Lancashire Fusilier finally laid to rest in Bury
A Salford war hero's remains have finally been laid to rest at his old regimental home after being saved from a forgotten Spanish grave.
"Fearless" Sir Gilbert Mackereth was awarded the Military Cross for his bravery during World War I.
He retired to Spain where he died in 1962, but his grave was about to be destroyed because of unpaid taxes.
His remains were brought back to the UK and have now been scattered at the Lancashire Fusilier's Museum in Bury.
His cousin, John Sloan, 86, from Solihull, West Midlands, unveiled a memorial stone at the museum during the ceremony on Friday.
Terry Dean, a military historian and member of the Western Front Association (WFA) from Preston, Lancashire, headed a campaign to repatriate the remains and bring them back to Bury.
He said: "He finally made it home.
"It was very, very poignant and I feel very, very proud that the job was done and done in such a fitting manner."
After the war, Sir Gilbert became a Knight of the Realm following his distinguished career in the diplomatic service.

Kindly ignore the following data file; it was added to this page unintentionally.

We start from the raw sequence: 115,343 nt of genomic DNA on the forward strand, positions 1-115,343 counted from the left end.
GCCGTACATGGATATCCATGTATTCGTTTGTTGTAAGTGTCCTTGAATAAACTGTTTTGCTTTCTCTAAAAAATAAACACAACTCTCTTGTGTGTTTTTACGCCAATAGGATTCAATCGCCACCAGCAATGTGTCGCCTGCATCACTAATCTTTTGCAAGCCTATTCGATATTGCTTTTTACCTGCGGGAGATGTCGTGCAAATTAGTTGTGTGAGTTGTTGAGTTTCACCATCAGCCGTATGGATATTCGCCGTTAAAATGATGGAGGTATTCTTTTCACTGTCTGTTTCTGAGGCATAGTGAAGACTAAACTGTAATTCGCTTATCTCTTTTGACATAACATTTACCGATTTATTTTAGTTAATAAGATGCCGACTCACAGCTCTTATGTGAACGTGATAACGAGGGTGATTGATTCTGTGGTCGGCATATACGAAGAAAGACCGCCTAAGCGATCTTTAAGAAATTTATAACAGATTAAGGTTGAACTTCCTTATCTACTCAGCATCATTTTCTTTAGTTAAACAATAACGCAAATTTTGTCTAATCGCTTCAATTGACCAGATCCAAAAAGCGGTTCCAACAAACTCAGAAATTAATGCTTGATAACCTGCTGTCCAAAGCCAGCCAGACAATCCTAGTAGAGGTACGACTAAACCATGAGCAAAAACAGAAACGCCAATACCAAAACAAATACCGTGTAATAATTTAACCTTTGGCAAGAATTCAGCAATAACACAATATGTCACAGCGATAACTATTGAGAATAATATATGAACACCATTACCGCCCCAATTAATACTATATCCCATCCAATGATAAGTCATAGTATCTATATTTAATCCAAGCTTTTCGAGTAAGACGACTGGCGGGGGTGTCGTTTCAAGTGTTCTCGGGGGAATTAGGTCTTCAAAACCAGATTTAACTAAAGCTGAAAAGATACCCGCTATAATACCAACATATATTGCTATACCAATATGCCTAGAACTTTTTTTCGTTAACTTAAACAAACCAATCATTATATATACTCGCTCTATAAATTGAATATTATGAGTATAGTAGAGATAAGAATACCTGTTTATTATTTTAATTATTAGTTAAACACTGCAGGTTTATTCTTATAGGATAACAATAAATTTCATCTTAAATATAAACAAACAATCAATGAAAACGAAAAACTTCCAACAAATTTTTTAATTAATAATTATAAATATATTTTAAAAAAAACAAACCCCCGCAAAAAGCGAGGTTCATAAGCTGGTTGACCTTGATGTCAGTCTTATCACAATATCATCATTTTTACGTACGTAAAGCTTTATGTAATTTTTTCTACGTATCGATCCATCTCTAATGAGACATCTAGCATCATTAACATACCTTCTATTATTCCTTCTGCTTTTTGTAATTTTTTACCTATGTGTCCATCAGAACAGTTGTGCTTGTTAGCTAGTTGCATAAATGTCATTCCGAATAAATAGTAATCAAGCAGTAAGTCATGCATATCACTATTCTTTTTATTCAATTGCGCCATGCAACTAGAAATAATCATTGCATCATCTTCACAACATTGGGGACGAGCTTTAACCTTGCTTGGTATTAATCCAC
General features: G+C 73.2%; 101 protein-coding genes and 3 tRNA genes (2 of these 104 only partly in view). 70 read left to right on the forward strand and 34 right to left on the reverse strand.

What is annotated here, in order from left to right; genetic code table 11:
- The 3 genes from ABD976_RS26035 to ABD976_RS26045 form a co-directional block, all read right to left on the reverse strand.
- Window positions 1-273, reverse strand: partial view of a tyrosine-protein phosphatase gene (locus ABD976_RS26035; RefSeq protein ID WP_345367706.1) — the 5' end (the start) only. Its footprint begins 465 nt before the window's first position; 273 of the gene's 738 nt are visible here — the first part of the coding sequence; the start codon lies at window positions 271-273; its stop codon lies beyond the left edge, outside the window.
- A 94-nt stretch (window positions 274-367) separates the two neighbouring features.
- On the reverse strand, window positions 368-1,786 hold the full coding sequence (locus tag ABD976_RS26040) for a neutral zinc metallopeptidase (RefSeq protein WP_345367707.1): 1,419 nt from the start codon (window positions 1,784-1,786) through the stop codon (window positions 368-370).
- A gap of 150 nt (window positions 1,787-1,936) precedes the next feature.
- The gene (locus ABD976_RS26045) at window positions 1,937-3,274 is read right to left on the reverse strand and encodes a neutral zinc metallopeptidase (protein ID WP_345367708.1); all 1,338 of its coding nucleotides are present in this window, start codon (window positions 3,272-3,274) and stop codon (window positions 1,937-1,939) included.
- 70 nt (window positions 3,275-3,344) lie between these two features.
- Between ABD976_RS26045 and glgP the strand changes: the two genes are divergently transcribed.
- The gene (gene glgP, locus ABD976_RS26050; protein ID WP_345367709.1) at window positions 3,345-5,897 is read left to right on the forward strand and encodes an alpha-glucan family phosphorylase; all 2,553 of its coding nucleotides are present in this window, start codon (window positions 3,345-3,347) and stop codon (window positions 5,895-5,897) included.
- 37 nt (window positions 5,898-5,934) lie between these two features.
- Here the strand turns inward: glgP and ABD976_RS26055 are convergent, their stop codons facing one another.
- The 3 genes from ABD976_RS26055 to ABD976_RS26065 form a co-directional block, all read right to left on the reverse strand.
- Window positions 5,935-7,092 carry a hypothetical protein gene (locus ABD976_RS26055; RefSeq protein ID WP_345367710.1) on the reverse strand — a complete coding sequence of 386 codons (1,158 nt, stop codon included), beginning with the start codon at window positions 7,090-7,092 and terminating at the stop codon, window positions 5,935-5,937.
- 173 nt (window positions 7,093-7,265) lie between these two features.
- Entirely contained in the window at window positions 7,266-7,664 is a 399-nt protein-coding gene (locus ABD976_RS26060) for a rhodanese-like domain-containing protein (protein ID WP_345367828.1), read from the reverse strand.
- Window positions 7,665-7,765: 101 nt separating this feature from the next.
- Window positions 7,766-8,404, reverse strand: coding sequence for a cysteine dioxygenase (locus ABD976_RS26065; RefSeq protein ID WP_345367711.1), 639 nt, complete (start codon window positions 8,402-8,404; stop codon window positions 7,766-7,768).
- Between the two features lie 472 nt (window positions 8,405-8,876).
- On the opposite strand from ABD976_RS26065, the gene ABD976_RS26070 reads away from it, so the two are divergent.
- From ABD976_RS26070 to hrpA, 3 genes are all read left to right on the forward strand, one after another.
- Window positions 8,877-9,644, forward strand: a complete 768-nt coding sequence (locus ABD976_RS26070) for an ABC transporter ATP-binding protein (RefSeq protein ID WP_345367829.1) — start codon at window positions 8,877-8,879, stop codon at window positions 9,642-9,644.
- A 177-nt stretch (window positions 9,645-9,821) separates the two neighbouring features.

His wife, Lady Muriel Mackereth, died in 1979, but they had no children.
With no close relatives, taxes, levied on graves in Spain, remained unpaid, and his remains were about to be exhumed - until a chance visit by Mr Dean.
He visited the San Sebastian grave in August 2009 while travelling to France via Santander for a holiday and placed poppies and a remembrance note with his name and that of the WFA.
Two months later, he received an email from a local woman, Cristina Garcia, warning an "eviction notice" had been placed on the grave.
Mr Dean then appealed for relatives of Sir Gilbert to come forward and the The Sun newspaper stepped in to pay the outstanding 330 euro (£287) taxes.
Later, Mr Sloan, the WFA and the Fusiliers regiment agreed to pay for Sir Gilbert's remains to be brought back to England in time for this year's Armistice Day.
Sir Gilbert was awarded the Military Cross after he dashed 100 yds under enemy fire across no-man's-land to save comrades during a battle in WWI.
His MC was awarded for "conspicuous gallantry" for his action at Saint Quentin in France in April 1917.
He had a meteoric rise through the ranks from private to becoming a Commander of the 17th Battalion Lancashire Fusiliers.